Lorraine Hansberry at BAM
The Sign in Sidney Brustein's Window Revived
By: Susan Hall - Feb 28, 2023
The Brooklyn Academy of Music is mounting Lorraine Hansberry’s second play, The Sign in Sidney Brustein’s window at the Harvey Theater. Anne Kauffman, who directed the work at the Goodman Theater in Chicago in 2016, directs.
It is a tough play that survived 101 performances during its first run on Broadway because actors in other productions would step forward and promote it at the end of their own shows. It has not been often performed.
Playwright Lorraine Hansberry wrong foots her characters and the audience. Only a small Greek chorus of three sisters, Iris, Mavis and Gloria, portray expected roles.
Football star, tv reporter and college classmate of Hansberry’s, Bob Teague said that Hansberry was the only person he knew who could whip up a protest sign in minutes with her own hands. Signs were important to her.
The political sign in Sidney’s window signals his move from political apathy to pseudo-activism.
Sidney is an ambitious, radical Jew, one that would become familiar in New York in Greenwich Village and then move uptown to the Bernsteins’ party as portrayed by Tom Wolfe not long after Hansberry’s play was first produced.
Oscar Isaac plays Sidney. As the play opens, he is teasing his wife Iris, an actress-wannabe waiting on tables. He wants her to dance. He wants her to let her hair down. He wants her to perform for him. She does. We are completely engaged by this sexy actor and then a bit horrified by the role in which he casts his wife.
Iris too is completely engaging. Played by Rachel Brosnahan, who has made her mark as the Marvelous Mrs. Maisel, and in many other blistering performances, Iris progresses from a devoted 'other' to an adventuresome 'outsider. '
This casting allows director Kauffman to show us what fun and how awful a woman’s role can be.
The cast is uniformly terrific. Glenn Fitzgerald as the playwright who lives next door is compelling. An Edward Albee-like figure, his play about two married men who live in a refrigerator has recently become a big hit (smashing as reported on this stage, that is). Sidney wants David to write a role for Iris. David is not going to help save their marriage this way.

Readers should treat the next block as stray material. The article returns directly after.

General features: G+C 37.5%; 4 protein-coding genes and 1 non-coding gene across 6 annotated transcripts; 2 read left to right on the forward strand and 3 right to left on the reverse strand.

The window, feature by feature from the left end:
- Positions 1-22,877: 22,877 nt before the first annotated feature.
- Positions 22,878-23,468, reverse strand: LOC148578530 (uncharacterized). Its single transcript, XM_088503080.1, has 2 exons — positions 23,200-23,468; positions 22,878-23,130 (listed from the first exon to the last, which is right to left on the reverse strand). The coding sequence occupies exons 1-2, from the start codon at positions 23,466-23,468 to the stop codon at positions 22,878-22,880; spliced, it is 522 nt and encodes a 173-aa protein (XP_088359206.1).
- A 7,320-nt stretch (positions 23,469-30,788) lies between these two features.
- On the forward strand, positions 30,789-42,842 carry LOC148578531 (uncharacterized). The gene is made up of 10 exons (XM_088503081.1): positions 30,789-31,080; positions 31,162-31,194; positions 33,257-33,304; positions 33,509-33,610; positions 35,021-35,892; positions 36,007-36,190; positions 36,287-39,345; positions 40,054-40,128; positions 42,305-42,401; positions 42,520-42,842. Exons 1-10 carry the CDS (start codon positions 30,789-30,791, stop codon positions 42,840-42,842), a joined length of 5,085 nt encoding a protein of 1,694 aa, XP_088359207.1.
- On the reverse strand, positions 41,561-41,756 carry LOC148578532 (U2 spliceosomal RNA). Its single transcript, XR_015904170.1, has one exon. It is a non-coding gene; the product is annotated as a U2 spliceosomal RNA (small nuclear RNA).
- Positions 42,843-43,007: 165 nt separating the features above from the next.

Hansberry portrays the difference between male absurdism and the oppressed yet enriched experience of women. Women force us back from absurdism into linear story development, old-fashioned yet true. Miriam Silverman as Mavis is given the most developed role. Her dialogue is snappy and fulsome.
There are two subjects in the play – and they are surprising for an audience that assigns the role of Black playwright to Hansberry. Howard Cruse commented that Hansberry moved from the appellation Black to simply playwright with this work.
Sidney appropriates a radical stance to satisfy his neighbors and integrate into the beatnik community in Greenwich Village of which he is a member. His wife, and her sisters, whose part-Greek heritage is signaled by their last name, form a chorus, echoing Simone De Beauvoir, an important contributor to Hansberry’s ideas. Women for Hansberry are more authentic than men. Their underdog position has enriched them. When they can push out, they bring richer and more complex characters to the fore.
Director Kauffman clearly senses this as she places two of the sisters and one prospective husband sitting in chairs on the floor of the Harvey Theater, looking up at the stage.
Sidney flops as a radical. You can imagine him appearing at the infamous Berrnsein party depicted in Tom Wolfe’s Radical Chic. Wolfe saw the appropriation of guilt spiked with social consciousness, not an effort of Blacks and whites to seriously work for equality and social justice. Lincoln Center’s current effort to make their institutions as attractive a destination for Blacks as Selma has some of the same flavor.
See The Sign in Sidney Brustein’s Window. You’ll enjoy it and maybe learn something too.
At the Harvey thru March 24th. Tickets here.